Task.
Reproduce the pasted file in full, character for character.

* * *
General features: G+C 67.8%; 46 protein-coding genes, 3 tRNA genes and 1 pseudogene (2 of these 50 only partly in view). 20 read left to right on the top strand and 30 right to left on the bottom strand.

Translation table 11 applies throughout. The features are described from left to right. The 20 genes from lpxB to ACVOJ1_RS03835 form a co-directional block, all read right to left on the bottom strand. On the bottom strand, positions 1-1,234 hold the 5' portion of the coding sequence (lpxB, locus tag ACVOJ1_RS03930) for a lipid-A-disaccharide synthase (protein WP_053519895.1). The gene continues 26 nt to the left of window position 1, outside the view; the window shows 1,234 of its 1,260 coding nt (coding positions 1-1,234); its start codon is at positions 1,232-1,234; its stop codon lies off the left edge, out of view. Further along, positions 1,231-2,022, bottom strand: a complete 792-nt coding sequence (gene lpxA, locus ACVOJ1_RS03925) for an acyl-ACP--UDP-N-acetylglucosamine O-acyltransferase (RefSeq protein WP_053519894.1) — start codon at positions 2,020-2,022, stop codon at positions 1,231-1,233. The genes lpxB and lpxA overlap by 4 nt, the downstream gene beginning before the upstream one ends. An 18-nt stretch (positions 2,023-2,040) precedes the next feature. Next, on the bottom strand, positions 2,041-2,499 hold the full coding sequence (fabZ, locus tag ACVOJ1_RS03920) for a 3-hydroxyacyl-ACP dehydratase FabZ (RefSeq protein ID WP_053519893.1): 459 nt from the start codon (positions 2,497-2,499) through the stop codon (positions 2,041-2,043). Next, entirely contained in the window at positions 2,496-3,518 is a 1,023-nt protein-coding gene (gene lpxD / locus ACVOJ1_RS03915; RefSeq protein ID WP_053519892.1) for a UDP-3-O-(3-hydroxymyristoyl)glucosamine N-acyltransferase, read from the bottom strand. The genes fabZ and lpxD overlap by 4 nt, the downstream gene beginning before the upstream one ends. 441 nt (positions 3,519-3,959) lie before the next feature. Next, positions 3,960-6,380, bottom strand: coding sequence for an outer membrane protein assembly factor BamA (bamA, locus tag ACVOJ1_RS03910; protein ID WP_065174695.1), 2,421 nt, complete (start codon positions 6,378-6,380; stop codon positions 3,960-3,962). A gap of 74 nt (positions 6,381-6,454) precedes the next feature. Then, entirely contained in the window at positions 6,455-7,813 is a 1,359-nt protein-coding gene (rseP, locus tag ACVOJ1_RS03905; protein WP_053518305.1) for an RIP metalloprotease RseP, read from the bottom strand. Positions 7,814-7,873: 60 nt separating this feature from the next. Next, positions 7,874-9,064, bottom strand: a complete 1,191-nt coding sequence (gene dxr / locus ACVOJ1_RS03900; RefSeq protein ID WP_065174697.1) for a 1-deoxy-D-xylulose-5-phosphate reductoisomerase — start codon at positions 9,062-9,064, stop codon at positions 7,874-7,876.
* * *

General features: G+C 67.8%; 46 protein-coding genes, 3 tRNA genes and 1 pseudogene (2 of these 50 only partly in view). 20 read left to right on the top strand and 30 right to left on the bottom strand.

Translation table 11 applies throughout. The features are described from left to right. The 20 genes from lpxB to ACVOJ1_RS03835 form a co-directional block, all read right to left on the bottom strand. On the bottom strand, positions 1-1,234 hold the 5' portion of the coding sequence (lpxB, locus tag ACVOJ1_RS03930) for a lipid-A-disaccharide synthase (protein WP_053519895.1). The gene continues 26 nt to the left of window position 1, outside the view; the window shows 1,234 of its 1,260 coding nt (coding positions 1-1,234); its start codon is at positions 1,232-1,234; its stop codon lies off the left edge, out of view. Further along, positions 1,231-2,022, bottom strand: a complete 792-nt coding sequence (gene lpxA, locus ACVOJ1_RS03925) for an acyl-ACP--UDP-N-acetylglucosamine O-acyltransferase (RefSeq protein WP_053519894.1) — start codon at positions 2,020-2,022, stop codon at positions 1,231-1,233. The genes lpxB and lpxA overlap by 4 nt, the downstream gene beginning before the upstream one ends. An 18-nt stretch (positions 2,023-2,040) precedes the next feature. Next, on the bottom strand, positions 2,041-2,499 hold the full coding sequence (fabZ, locus tag ACVOJ1_RS03920) for a 3-hydroxyacyl-ACP dehydratase FabZ (RefSeq protein ID WP_053519893.1): 459 nt from the start codon (positions 2,497-2,499) through the stop codon (positions 2,041-2,043). Next, entirely contained in the window at positions 2,496-3,518 is a 1,023-nt protein-coding gene (gene lpxD / locus ACVOJ1_RS03915; RefSeq protein ID WP_053519892.1) for a UDP-3-O-(3-hydroxymyristoyl)glucosamine N-acyltransferase, read from the bottom strand. The genes fabZ and lpxD overlap by 4 nt, the downstream gene beginning before the upstream one ends. 441 nt (positions 3,519-3,959) lie before the next feature. Next, positions 3,960-6,380, bottom strand: coding sequence for an outer membrane protein assembly factor BamA (bamA, locus tag ACVOJ1_RS03910; protein ID WP_065174695.1), 2,421 nt, complete (start codon positions 6,378-6,380; stop codon positions 3,960-3,962). A gap of 74 nt (positions 6,381-6,454) precedes the next feature. Then, entirely contained in the window at positions 6,455-7,813 is a 1,359-nt protein-coding gene (rseP, locus tag ACVOJ1_RS03905; protein WP_053518305.1) for an RIP metalloprotease RseP, read from the bottom strand. Positions 7,814-7,873: 60 nt separating this feature from the next. Next, positions 7,874-9,064, bottom strand: a complete 1,191-nt coding sequence (gene dxr / locus ACVOJ1_RS03900; RefSeq protein ID WP_065174697.1) for a 1-deoxy-D-xylulose-5-phosphate reductoisomerase — start codon at positions 9,062-9,064, stop codon at positions 7,874-7,876.